For over thirty years I have been passionate and enthusiastic when creating native landscapes and preserving the beauty and abundance of our natural environment.
Most newcomers to the Southern Highlands (long term locals traditionally calling them “blow-ins”) embark upon a quest to establish exotic landscapes, the most common being the English or Tuscan garden.
These gardens require high inputs to establish and maintain. As time passes many of these gardens tend to become dominated by environmental weeds that threaten our natural landscapes. These weeds include privet, ivy, hawthorne, honey suckle, agapanthus, seasisde daisy, periwinkle, contoneaster, pyracanthea, cherry laurel, blackberry, willow, poplar – and the list goes on.
Unfortunately, many newcomers to the district are blinded by their desire to create exotic gardens and avoid using native plants. Australian native plants are inspiring the world around us and yet the majority seem to be afraid of using them locally. Why is this so?
One of the barriers that seem to influence the limited use of native plants is the negative perceptions that are spread around, and live within the community. The following is a list of some of these misperceptions with my comments in italics:
- Native plants are short-lived. Many of our species grow to be centuries old. Some are also short lived just like many exotic plants. Poor species selection and management practices also influence longevity.
- Every native plant I plant dies. Ensure you select species that grow on your soil type. For example many people try planting Grevilleas on clay or basalt soils. Most Grevilleas grow on sandstone or sand based soils and do not thrive on heavier soils. Correas are also a good example. Also exotic pathogens in the soil can contribute to sudden death.
- You can’t prune native plants. Most native plants thrive with pruning. Pruning increases longevity and enhances ornamental qualities. Pruning also contains plant size assisting form and function.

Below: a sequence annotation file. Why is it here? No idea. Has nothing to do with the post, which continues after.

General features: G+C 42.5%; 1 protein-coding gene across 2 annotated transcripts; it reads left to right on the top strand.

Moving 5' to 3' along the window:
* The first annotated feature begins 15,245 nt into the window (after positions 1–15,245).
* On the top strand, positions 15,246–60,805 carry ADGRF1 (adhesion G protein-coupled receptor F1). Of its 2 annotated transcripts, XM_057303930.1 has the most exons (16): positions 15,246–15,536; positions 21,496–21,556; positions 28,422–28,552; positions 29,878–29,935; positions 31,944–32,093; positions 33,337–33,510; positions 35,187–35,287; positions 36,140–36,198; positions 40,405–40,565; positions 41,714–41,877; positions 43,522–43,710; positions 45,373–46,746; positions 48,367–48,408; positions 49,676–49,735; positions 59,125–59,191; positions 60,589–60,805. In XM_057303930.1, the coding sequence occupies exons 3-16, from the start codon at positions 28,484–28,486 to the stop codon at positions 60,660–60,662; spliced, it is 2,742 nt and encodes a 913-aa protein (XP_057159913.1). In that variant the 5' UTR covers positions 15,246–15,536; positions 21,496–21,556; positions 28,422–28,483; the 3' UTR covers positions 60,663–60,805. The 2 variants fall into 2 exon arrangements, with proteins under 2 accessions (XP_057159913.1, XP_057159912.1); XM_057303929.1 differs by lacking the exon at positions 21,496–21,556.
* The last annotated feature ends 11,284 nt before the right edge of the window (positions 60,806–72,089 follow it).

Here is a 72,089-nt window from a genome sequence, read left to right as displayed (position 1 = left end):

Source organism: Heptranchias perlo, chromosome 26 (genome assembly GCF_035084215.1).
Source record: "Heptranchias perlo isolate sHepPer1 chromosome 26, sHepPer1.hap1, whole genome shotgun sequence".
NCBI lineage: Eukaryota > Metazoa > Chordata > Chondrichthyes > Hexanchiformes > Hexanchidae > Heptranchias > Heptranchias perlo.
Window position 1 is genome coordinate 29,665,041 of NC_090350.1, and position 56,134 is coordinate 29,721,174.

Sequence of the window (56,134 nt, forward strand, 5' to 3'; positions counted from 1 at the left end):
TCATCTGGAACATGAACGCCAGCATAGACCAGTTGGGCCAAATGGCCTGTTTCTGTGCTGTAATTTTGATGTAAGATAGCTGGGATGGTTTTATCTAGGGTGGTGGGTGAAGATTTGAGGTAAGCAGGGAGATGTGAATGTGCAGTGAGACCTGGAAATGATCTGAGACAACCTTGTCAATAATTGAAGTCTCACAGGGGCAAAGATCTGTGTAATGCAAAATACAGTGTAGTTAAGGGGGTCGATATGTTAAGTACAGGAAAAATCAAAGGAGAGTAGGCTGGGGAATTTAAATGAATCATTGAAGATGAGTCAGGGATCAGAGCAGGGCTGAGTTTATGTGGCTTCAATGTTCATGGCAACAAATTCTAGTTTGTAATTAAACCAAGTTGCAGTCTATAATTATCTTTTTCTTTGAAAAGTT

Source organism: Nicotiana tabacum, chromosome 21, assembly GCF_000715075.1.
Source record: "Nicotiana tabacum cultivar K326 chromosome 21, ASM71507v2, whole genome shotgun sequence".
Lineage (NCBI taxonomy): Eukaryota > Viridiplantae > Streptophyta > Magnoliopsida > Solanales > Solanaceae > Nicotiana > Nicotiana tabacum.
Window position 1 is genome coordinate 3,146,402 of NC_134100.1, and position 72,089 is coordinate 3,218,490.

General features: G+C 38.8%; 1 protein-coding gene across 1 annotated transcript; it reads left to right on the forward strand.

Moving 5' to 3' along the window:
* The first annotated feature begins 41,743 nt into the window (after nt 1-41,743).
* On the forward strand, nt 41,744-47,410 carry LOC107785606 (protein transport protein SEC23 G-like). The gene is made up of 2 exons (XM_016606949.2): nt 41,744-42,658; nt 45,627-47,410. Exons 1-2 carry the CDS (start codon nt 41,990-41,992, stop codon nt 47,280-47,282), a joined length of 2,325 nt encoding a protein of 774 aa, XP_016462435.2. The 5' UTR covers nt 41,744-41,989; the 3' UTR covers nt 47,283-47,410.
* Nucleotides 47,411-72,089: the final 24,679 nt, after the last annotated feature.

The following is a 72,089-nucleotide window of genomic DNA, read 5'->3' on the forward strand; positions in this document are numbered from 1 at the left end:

- Native plants are ugly. What can one say. Beauty is in the eye of the beholder. Frankly speaking I find boring buxus, depleted birches, agapanthus borders and conifer hedges to be sad and ugly.
- You cannot mix native plants with exotic species. Such a strange concept. Designers use plants from all over the world when establishing exotic gardens. As long as plants are selected for environmental conditions (ie. soil type, rainfall etc) as well as form and function) geographic origins of the plant are of little consequence.
- Native plants need no maintenance. Native plants need maintenance if they are to maintain their form and function in modified environments and well as looking good. Non management increase fire and other risks whilst management reduces risks around the house and other assets.
Unfortunately many within the landscape industry fuel these concepts. Establishing landscapes in Australia is not easy unless established with high inputs such as water, soil and maintenance or, by using plants that have evolved and survived naturally for thousands of years.
As our society becomes more aware of environmental issues and the carbon footprint we leave, don’t let your garden be judged by future generations as being a folly or a drain on reserves. Creating a garden your grandchildren will be proud of makes sense.